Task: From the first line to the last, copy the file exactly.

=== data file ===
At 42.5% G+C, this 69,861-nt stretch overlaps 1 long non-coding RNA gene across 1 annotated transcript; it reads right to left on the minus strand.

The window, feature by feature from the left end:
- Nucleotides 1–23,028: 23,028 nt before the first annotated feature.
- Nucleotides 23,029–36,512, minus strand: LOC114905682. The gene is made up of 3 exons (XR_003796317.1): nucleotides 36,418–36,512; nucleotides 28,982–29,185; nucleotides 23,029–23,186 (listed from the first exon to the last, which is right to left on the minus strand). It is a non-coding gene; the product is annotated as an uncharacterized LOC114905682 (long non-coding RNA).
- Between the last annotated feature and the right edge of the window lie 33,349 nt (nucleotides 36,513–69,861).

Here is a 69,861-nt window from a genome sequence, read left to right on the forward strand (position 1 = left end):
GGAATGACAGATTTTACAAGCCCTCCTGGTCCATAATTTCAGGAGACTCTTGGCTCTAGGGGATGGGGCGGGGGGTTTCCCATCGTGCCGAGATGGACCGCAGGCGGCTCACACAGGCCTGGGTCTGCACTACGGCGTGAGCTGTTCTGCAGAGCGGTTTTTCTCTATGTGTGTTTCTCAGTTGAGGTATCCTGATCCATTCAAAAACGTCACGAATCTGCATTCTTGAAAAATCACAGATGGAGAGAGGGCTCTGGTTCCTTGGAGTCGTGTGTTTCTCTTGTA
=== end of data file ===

At 42.5% G+C, this 69,861-nt stretch overlaps 1 long non-coding RNA gene across 1 annotated transcript; it reads right to left on the minus strand.

The window, feature by feature from the left end:
- Nucleotides 1–23,028: 23,028 nt before the first annotated feature.
- Nucleotides 23,029–36,512, minus strand: LOC114905682. The gene is made up of 3 exons (XR_003796317.1): nucleotides 36,418–36,512; nucleotides 28,982–29,185; nucleotides 23,029–23,186 (listed from the first exon to the last, which is right to left on the minus strand). It is a non-coding gene; the product is annotated as an uncharacterized LOC114905682 (long non-coding RNA).
- Between the last annotated feature and the right edge of the window lie 33,349 nt (nucleotides 36,513–69,861).

Here is a 69,861-nt window from a genome sequence, read left to right on the forward strand (position 1 = left end):
GGAATGACAGATTTTACAAGCCCTCCTGGTCCATAATTTCAGGAGACTCTTGGCTCTAGGGGATGGGGCGGGGGGTTTCCCATCGTGCCGAGATGGACCGCAGGCGGCTCACACAGGCCTGGGTCTGCACTACGGCGTGAGCTGTTCTGCAGAGCGGTTTTTCTCTATGTGTGTTTCTCAGTTGAGGTATCCTGATCCATTCAAAAACGTCACGAATCTGCATTCTTGAAAAATCACAGATGGAGAGAGGGCTCTGGTTCCTTGGAGTCGTGTGTTTCTCTTGTA